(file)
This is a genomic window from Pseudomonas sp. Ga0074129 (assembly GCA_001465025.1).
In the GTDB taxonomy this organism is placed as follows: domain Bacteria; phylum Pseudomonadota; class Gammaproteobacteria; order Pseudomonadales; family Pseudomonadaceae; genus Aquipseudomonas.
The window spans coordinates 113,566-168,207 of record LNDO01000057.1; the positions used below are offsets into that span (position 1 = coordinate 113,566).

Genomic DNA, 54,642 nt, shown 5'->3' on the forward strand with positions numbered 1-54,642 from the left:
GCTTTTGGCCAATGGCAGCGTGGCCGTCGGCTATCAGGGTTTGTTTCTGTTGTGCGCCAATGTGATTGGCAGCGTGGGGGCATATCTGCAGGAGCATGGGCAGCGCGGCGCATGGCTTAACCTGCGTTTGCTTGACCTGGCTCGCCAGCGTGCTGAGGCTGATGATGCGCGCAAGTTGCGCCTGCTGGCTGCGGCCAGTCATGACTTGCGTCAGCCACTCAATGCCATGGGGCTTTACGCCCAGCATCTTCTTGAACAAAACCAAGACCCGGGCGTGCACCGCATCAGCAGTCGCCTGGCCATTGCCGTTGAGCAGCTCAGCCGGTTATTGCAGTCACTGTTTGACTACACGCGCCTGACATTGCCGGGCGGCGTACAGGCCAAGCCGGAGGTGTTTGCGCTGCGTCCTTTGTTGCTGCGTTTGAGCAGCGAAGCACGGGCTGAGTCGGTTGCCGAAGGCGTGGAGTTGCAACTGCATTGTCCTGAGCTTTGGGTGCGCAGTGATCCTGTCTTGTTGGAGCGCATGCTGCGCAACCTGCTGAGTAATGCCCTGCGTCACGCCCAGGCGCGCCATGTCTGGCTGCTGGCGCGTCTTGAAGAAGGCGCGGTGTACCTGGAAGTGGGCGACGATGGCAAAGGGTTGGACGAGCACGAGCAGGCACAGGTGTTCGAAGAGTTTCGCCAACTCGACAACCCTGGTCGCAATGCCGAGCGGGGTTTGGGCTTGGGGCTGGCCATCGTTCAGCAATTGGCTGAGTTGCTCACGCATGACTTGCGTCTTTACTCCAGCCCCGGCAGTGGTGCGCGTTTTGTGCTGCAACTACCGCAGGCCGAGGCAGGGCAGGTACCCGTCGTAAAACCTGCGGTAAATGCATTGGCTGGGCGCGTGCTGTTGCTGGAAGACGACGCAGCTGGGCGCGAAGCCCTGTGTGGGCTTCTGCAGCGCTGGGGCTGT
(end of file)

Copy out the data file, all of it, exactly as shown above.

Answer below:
This is a genomic window from Pseudomonas sp. Ga0074129 (assembly GCA_001465025.1).
In the GTDB taxonomy this organism is placed as follows: domain Bacteria; phylum Pseudomonadota; class Gammaproteobacteria; order Pseudomonadales; family Pseudomonadaceae; genus Aquipseudomonas.
The window spans coordinates 113,566-168,207 of record LNDO01000057.1; the positions used below are offsets into that span (position 1 = coordinate 113,566).

Genomic DNA, 54,642 nt, shown 5'->3' on the forward strand with positions numbered 1-54,642 from the left:
GCTTTTGGCCAATGGCAGCGTGGCCGTCGGCTATCAGGGTTTGTTTCTGTTGTGCGCCAATGTGATTGGCAGCGTGGGGGCATATCTGCAGGAGCATGGGCAGCGCGGCGCATGGCTTAACCTGCGTTTGCTTGACCTGGCTCGCCAGCGTGCTGAGGCTGATGATGCGCGCAAGTTGCGCCTGCTGGCTGCGGCCAGTCATGACTTGCGTCAGCCACTCAATGCCATGGGGCTTTACGCCCAGCATCTTCTTGAACAAAACCAAGACCCGGGCGTGCACCGCATCAGCAGTCGCCTGGCCATTGCCGTTGAGCAGCTCAGCCGGTTATTGCAGTCACTGTTTGACTACACGCGCCTGACATTGCCGGGCGGCGTACAGGCCAAGCCGGAGGTGTTTGCGCTGCGTCCTTTGTTGCTGCGTTTGAGCAGCGAAGCACGGGCTGAGTCGGTTGCCGAAGGCGTGGAGTTGCAACTGCATTGTCCTGAGCTTTGGGTGCGCAGTGATCCTGTCTTGTTGGAGCGCATGCTGCGCAACCTGCTGAGTAATGCCCTGCGTCACGCCCAGGCGCGCCATGTCTGGCTGCTGGCGCGTCTTGAAGAAGGCGCGGTGTACCTGGAAGTGGGCGACGATGGCAAAGGGTTGGACGAGCACGAGCAGGCACAGGTGTTCGAAGAGTTTCGCCAACTCGACAACCCTGGTCGCAATGCCGAGCGGGGTTTGGGCTTGGGGCTGGCCATCGTTCAGCAATTGGCTGAGTTGCTCACGCATGACTTGCGTCTTTACTCCAGCCCCGGCAGTGGTGCGCGTTTTGTGCTGCAACTACCGCAGGCCGAGGCAGGGCAGGTACCCGTCGTAAAACCTGCGGTAAATGCATTGGCTGGGCGCGTGCTGTTGCTGGAAGACGACGCAGCTGGGCGCGAAGCCCTGTGTGGGCTTCTGCAGCGCTGGGGCTGT